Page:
What is going on at the Artists Repertory Theatre lately? The bar has been incrementally dropping all season (a recent, decent production of Streetcar notwithstanding), and their current limp production of The History Boys does nothing to counter the downward tendency.

Alan Bennett's multiple Tony Award-winning script focuses on a group of bright secondary students who are preparing to sit for their Oxbridge entrance exams, which will determine if they get to attend Oxford or Cambridge. They are guided in their studies by Hector (Michael Kevin), a benignly lecherous, poetry-spouting teacher whose occasional wandering hands (read: ball grabs) are considered by everyone involved to be no more than harmless tributes.

Enter Irwin (played by an appropriately uptight Chris Harder), a young teacher hired to coach the boys for their exams, whose teaching methods upset the relationship between Hector and the students: Irwin introduces the idea that truth is malleable, and that beauty and passion might be a little too obvious to be interesting. Throw in a pederasty scandal, and the sheer cruel arrogance of the young, and it makes for an engaging script. It this case, however, it does not make for a particularly engaging production.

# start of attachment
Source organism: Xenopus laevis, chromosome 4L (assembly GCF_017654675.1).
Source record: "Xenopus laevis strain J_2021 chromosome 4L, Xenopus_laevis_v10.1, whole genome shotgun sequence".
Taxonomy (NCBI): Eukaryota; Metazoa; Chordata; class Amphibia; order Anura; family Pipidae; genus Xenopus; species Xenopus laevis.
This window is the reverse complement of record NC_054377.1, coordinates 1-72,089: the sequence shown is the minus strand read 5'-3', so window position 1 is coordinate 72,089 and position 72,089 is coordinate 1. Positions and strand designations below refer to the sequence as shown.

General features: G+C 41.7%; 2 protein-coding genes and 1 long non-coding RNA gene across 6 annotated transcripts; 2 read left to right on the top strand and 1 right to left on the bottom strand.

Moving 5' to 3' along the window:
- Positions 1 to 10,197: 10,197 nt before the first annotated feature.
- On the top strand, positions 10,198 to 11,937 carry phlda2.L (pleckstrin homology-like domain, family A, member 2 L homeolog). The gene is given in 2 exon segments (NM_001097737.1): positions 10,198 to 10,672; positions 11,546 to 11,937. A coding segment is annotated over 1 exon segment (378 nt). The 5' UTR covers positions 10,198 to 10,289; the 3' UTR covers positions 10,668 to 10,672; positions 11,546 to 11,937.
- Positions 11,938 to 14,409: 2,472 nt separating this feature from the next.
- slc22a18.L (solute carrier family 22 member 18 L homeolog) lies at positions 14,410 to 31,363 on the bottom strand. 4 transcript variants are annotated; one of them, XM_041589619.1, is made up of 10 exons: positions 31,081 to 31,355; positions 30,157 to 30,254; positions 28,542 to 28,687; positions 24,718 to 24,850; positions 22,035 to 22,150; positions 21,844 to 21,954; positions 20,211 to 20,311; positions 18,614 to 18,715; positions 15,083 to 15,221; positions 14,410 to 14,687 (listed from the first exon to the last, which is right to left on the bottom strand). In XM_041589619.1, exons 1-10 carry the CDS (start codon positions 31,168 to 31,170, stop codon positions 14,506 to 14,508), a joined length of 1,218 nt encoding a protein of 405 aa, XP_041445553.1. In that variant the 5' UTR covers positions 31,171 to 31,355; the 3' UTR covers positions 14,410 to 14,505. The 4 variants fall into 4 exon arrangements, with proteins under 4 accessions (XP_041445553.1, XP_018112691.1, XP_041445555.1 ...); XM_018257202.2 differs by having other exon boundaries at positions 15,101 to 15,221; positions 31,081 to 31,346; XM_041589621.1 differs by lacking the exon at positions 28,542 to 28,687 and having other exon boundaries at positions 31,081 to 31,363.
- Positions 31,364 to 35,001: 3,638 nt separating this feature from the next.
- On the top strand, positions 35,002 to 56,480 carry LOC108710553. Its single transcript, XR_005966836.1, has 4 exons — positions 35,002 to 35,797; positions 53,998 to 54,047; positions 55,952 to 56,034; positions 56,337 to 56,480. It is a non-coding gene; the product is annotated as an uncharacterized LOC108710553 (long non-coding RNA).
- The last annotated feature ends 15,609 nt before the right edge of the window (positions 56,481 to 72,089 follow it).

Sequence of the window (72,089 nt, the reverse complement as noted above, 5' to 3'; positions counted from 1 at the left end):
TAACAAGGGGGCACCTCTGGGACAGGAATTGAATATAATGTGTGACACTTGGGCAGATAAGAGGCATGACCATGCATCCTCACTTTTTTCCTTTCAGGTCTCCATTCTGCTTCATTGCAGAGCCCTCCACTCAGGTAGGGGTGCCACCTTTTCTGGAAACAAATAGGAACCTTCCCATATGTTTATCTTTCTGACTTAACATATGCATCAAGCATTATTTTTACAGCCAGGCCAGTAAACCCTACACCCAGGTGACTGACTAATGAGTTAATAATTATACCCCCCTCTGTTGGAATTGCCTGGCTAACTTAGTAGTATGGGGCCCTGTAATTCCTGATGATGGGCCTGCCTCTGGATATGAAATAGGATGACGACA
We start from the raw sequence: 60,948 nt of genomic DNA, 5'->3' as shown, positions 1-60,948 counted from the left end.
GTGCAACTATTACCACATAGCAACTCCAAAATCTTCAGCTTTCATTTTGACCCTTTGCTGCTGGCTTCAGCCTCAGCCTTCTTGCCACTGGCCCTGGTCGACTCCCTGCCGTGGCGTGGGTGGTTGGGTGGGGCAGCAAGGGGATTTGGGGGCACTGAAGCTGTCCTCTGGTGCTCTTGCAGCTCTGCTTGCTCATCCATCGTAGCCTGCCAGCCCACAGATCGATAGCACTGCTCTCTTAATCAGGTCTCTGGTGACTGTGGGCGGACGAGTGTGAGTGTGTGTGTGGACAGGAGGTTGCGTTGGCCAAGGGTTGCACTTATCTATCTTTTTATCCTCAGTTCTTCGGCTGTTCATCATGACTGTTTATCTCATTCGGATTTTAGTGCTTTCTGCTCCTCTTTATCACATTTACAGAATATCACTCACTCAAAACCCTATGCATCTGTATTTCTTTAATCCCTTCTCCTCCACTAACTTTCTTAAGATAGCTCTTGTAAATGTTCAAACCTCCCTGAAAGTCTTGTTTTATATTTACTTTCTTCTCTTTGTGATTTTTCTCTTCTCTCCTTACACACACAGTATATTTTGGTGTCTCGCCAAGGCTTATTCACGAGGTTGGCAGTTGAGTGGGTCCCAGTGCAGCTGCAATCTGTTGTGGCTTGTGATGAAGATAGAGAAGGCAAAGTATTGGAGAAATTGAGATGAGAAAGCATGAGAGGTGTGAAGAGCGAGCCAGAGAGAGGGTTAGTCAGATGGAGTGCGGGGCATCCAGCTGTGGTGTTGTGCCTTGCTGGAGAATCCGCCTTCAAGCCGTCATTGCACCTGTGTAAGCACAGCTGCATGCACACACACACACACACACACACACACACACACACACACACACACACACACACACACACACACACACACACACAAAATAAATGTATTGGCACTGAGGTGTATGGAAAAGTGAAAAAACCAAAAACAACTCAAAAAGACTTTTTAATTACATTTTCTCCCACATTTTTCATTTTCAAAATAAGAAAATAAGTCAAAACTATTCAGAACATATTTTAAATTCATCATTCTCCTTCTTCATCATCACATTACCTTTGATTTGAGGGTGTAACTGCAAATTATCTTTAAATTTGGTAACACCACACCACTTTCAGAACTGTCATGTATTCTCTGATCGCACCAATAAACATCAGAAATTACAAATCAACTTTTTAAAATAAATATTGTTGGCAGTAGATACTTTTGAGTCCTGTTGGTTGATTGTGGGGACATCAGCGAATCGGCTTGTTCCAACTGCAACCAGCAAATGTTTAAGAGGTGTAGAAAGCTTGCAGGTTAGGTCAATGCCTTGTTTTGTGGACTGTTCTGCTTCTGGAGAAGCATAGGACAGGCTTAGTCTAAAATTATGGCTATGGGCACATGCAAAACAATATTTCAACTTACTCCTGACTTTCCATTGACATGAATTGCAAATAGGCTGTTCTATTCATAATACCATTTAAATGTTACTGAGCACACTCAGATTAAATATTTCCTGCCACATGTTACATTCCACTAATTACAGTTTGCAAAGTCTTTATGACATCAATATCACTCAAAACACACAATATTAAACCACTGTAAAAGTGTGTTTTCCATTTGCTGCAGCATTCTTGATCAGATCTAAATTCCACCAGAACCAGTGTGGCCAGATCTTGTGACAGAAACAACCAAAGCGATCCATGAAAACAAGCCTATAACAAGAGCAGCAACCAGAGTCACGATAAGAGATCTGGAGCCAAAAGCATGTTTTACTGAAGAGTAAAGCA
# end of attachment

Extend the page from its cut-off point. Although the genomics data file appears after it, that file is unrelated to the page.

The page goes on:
Frenetic set and sound design overwhelm the actors: Punk and new age blare between scenes and school bells jarringly announce the end of every scene. Jeff Seats' set design in particular is bafflingly bad, given the good work he's done at Artists Rep and elsewhere in the past. Benches made of stacked books and covered in ivy? My high school production of Guys and Dolls was designed more thoughtfully than this.

There's just something goofy about this show, something cartoonish and overplayed. This is more the fault of the direction than the acting—the ensemble here ranges from competent to quite good (of particular note, the performance of Tyler Caffall, who's been plugging away at small roles for a few years now and does great work here as Scripps, the boy who narrates much of the show.) If the pack of boys at times more closely resembles the cartoon puppies from 101 Dalmatians than the boundary-pushing, hormonal teens they're meant to be, the fault lies less with the actors than with a director who couldn't seem to resist overblowing the whole affair.